The word ‘Omotenashi’ in Japanese comes from omote (面 “surface”) and nashi (無し “less”), which means “single-hearted”, and also mote (持て “carry”) and nashi (為し “accomplish”), which means “to achieve”. Therefore, Omotenashi has two meanings, which include offering a service without expectation of any returned favour, and the ability to actualise that idea into an action.

Interestingly, the Japanese language makes no distinction between ‘guest’ and ‘customer.’ In English, the concept of ‘service’ suggests a hierarchy between the ‘server’ and the ‘customer.’ The Japanese Omotenashi, however, is based on a non-dominant relationship between equals – between the person offering the service (the host) and the person receiving it (the guest or customer).


“Honne” vs “Tatemae”

Honne and tatemae are Japanese words that describe the contrast between a person’s true feelings and desires (本音 “honne”) and the behavior and opinions one displays in public (建前 “tatemae”, “façade”).

Honne may be contrary to what is expected by society or what is required according to one’s position and circumstances, and they are often kept hidden. Tatemae is what is expected by society and required according to one’s position and circumstances, and these may or may not match one’s Honne.

The notion of Honne and Tatemae is seen by some as a cultural necessity resulting from a large number of people living in a comparatively small island nation. Close-knit co-operation and the avoidance of conflict are considered to be of vital importance in everyday life.

Even though there might not be direct single word translations for honne and tatemae in some languages they do have two word descriptions. For example in English “private mind” and “public mind.” Some researchers suggest that the need for explicit words for Tatemae and Honne in Japanese culture is evidence that the concept is relatively new to Japan, where as the unspoken understanding in many other cultures indicates a deeper internalization of the concepts.

The conflict between Honne and Giri (“social obligations”) is one of the main topics of Japanese drama throughout the ages. For example, the main character would have to choose between carrying out his obligations to his family or his feudal lord, or pursuing a stealthy love affair.

Awa Odori (阿波踊り)

Awa Odori in Tsukishima (photo courtesy of Wikipedia)

Awa Odori in Tsukishima
(photo courtesy of Wikipedia)

Between the 12-15 August, in Tokushima Prefecture (徳島県) on Shikoku Island (四国), and part of the Obon celebrations, Awa Odori (阿波踊り) is held, and is ranked as the largest dance festival in Japan. “But, why are you writing about this now? I wanted to see that!” you might be yelling at the screen. Just stay calm, because the second biggest Awa Odori event in Japan is held in Koenji (高円寺) in Tokyo in late August every year. So it is just in the right time. 🙂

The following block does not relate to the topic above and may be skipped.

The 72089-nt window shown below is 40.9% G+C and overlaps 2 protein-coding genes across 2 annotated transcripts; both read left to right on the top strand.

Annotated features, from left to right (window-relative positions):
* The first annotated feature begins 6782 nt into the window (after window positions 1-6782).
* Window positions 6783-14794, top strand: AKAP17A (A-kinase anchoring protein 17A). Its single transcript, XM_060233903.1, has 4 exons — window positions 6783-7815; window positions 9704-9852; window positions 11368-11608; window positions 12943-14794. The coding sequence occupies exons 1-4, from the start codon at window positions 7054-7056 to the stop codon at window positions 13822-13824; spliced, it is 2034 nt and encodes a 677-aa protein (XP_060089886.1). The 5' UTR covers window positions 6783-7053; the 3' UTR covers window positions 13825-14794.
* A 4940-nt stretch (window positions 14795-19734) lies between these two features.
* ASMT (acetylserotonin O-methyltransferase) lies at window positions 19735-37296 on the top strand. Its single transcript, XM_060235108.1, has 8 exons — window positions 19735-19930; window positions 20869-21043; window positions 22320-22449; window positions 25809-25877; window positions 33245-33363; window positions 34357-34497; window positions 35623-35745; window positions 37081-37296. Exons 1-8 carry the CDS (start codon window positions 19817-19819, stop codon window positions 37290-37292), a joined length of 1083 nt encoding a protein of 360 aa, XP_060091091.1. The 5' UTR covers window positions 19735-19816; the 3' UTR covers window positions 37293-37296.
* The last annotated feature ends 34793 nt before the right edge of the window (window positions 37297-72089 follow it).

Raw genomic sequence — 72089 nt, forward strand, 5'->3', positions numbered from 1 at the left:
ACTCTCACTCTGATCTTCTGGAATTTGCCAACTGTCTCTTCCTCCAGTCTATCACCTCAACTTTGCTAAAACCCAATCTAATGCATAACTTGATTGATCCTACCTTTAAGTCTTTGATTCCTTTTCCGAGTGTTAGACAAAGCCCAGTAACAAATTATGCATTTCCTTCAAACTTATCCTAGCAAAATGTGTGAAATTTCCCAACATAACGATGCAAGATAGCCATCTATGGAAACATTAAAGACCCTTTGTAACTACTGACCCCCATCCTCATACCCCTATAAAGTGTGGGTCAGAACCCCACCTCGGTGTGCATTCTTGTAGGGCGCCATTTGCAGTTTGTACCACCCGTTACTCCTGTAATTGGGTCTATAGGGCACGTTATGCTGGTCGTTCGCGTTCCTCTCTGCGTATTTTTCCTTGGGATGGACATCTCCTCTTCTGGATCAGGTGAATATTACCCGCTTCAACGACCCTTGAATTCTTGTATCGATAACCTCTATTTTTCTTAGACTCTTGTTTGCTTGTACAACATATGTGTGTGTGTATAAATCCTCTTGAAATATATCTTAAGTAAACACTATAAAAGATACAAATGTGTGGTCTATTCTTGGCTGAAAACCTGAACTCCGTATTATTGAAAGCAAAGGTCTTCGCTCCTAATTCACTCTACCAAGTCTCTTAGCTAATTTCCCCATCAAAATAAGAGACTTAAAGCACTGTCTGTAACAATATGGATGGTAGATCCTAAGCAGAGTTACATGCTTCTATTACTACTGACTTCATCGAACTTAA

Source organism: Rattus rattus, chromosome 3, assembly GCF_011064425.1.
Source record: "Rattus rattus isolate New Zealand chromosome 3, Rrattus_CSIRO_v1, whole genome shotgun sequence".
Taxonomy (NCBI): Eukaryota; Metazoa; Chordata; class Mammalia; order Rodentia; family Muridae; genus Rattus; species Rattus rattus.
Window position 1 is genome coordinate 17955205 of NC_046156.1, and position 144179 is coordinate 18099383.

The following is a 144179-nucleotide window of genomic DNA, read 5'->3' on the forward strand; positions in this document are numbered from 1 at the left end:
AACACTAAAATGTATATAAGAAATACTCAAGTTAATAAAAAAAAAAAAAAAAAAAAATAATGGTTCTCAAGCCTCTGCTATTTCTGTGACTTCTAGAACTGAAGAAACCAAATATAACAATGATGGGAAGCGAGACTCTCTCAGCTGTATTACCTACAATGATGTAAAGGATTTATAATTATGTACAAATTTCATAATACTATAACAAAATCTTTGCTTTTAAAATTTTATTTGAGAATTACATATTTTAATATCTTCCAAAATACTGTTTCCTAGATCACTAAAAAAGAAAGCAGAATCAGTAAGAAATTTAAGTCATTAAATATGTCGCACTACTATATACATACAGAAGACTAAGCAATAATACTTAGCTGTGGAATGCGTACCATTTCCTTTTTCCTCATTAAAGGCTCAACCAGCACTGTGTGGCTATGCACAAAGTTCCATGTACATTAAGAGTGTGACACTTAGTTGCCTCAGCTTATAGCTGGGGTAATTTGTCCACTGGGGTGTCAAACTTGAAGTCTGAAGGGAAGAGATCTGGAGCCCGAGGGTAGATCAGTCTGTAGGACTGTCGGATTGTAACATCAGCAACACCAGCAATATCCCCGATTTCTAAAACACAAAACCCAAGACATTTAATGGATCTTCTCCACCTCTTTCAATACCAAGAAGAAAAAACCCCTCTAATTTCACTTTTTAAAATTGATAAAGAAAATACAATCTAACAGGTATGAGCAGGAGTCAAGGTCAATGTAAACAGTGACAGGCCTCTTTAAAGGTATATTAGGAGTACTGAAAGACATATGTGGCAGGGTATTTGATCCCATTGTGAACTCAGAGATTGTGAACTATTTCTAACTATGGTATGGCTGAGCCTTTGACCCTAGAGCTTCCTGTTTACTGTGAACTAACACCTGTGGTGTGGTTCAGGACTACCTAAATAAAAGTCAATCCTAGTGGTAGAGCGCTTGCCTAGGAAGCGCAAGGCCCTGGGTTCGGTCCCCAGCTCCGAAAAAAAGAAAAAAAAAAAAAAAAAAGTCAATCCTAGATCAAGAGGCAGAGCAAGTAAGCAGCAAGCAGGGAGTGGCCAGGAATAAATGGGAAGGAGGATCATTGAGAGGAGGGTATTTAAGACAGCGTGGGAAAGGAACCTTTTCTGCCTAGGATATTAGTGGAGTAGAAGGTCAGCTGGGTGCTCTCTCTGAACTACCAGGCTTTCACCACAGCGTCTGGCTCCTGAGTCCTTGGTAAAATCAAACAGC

So what is Awa Odori? And where does it come from? Well, as with other Japanese dancing, groups of choreographed dancers and musicians dance through the streets, usually accompanied by Shamisen, bells, flutes, and Taiko drums. “Awa” (阿波) is the old feudal administration name for Tokushima prefecture, and odori (踊り) means dance.

The earliest origins for Awa Odori is the dances that Buddhist priests performed during the Kamakura Period (1185-1333). However, the modern dance grew out of the traditional dance of Obon, the Buddhistic festival of the dead where it is believed that the spirits of deceased ancestors come to visit. The term “Awa Odori” was first used in the 20th century, but even before that, the Obon celebrations in Tokushima was notorious for their size, exuberance, and anarchy since the end of the Sengoku Period (戦国時代).

Dance of Fools (photo courtesy of Wikipedia)

Dance of Fools
(photo courtesy of Wikipedia)

During the daytime a restrained dance called “Nagashi” (流し) is performed, but at night the dancers switch to a frenzied dance called “Zomeki” (騒き).

Men and women dance in different styles. For the men’s dance: right foot and right arm forward, touch the ground with toes, then step with right foot crossing over left leg. This is then repeated with the left leg and arm. Whilst doing this, the hands draw triangles in the air with a flick of the wrists, starting at different points. Men dance in a low crouch with knees pointing outwards and arms held above the shoulders. The women’s dance uses the same basic steps, although the posture is quite different. The restrictive kimono allows only the smallest of steps forward but a crisp kick behind, and the hand gestures are more restrained and graceful, reaching up towards the sky. Women usually dance in tight formation, poised on the ends of their geta sandals.
Video for men’s dance:
Video for women’s dance:
The videos are in Japanese, but the instructions given are pretty much the same as in the text above. Just watch and follow along. ^_^ )

In May 2015, Japanese production company Tokyo Story will produce a substantially big version of Awa Odori in Paris by bringing there hundreds of dancers from Japan. “Awa Odori Paris 2015”, as the event is called, would reproduce the “fever” of Awa Odori. This event will be a first step to promote Awa Odori and the Japanese “matsuri” culture abroad.

I don’t know about you guys, but I really want to get dancing right now! “Yattosa! Yattosa!” (^_^) Keep your eyes peeled for info about Awa Odori in Kouenji in our events page, or search for local events. See you in the crowd, perhaps!

Awa Odori dancers.

Awa Odori dancers.